Monday, January 12, 2015

Transformer Connections for Three-Phase Circuits: Delta–wye connection, Wye-delta connections and Open-delta connection.

DELTA–WYE CONNECTION

Delta–wye transformer connections may also be used for voltage transformation. The delta–wye connection is used both to step up and step down voltage. As shown in Figure 14–11, the primary windings are connected in delta and the secondary windings are connected in wye.

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Delta–Wye Transformer Bank

The delta–wye transformer bank shown in Figure 14–11 is used to step up the volt- age at a generating station. The input voltage is stepped up by the transformer ratio. This voltage is further increased by the factor of 1.73. The high-voltage output is then connected directly to three-phase transmission lines. These transmission lines deliver the energy to users who may be miles away from the generating station. The use of the delta–wye connection means that the insulation requirements are reduced for the secondary windings. This fact is very important when the secondary side has a very high voltage. (Recall that the coil voltage is only 58% of the line voltage, where 1 -:- M3 = 1 -:- 1.73 = 0.58 = 58%.)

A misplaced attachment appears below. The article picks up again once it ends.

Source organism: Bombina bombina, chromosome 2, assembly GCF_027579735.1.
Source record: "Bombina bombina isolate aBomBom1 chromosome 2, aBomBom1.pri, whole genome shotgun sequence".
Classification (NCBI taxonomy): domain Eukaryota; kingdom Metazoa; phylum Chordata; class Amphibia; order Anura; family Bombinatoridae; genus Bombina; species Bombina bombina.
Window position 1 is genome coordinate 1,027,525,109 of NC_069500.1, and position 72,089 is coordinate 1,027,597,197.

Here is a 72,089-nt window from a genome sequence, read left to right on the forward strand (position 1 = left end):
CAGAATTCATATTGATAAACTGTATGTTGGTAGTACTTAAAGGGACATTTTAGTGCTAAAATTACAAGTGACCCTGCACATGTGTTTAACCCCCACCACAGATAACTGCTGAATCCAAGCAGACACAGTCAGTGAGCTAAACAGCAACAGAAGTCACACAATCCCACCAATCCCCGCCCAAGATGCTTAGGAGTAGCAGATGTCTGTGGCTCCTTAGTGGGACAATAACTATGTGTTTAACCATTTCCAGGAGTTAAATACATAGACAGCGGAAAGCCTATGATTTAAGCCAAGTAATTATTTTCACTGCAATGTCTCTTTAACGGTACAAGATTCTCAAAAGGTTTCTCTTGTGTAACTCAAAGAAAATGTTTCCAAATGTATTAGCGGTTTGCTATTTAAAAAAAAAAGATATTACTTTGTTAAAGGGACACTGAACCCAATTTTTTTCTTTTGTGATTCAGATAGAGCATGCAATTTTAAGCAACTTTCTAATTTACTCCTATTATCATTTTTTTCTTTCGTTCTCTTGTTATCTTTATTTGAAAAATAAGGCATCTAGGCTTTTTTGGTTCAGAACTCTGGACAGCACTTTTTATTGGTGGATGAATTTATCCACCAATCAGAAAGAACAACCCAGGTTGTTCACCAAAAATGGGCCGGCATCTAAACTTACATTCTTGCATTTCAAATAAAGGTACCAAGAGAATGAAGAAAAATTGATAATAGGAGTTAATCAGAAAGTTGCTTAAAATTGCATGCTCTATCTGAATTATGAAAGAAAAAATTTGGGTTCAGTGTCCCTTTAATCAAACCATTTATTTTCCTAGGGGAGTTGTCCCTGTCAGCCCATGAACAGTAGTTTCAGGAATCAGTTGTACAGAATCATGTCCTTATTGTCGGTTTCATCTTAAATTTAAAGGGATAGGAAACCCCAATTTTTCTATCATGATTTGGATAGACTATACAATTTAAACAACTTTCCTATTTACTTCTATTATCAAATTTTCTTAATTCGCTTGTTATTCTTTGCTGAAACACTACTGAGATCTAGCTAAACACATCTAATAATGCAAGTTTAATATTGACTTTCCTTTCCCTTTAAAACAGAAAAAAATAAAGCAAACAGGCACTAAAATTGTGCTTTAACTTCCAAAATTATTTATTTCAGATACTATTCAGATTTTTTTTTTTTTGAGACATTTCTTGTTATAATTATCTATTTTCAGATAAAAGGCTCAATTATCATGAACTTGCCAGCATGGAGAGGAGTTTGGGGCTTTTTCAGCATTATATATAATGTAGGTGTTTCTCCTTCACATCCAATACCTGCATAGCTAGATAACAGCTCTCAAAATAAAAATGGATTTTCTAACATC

In Figure 14–11, the ac generators deliver energy to the generating station bus bars at a three-phase potential of 13,800 V. For the three single-phase transformers, the primary windings are each rated at 13,800 V. The windings are connected in delta to the bus bars of the generating station. The coil and line voltages are the same in a delta connection. Therefore, each primary winding has 13,800 V applied to it. The stepup ratio of the transformers shown is 1:5. This means that the voltage output of the secondary of each single-phase transformer is 5 X 13,800 = 69,000 V. The three secondary windings are connected in wye. Each high-voltage secondary winding is connected between the secondary neutral and one of the three line wires. The voltage between the neutral and any one of the three line wires is the same as the secondary coil voltage, or 69,000 V. The voltage across the three line wires is M3 X 69,000 = 119,370 V, or 120,000 V.

Three-phase output voltages can be balanced because of the neutral wire on the high- voltage secondary. This is true even when the load current is unbalanced. The neutral wire is grounded at the transformer bank. It is also grounded at intervals on the transmission line. The neutral wire helps protect the high-voltage secondary windings of the three single-phase transformers from damage due to lightning surges.

Stepping Down Voltages Using the Delta–Wye Connection

The delta–wye connection can also be used for applications where the voltage is stepped down. For example, assume that energy is to be transferred from a 13,800-V, three-phase, three-wire distribution system to a 277/480-V, three-phase, four-wire sys- tem. This voltage is then used to supply the power and lighting needs of a large office building.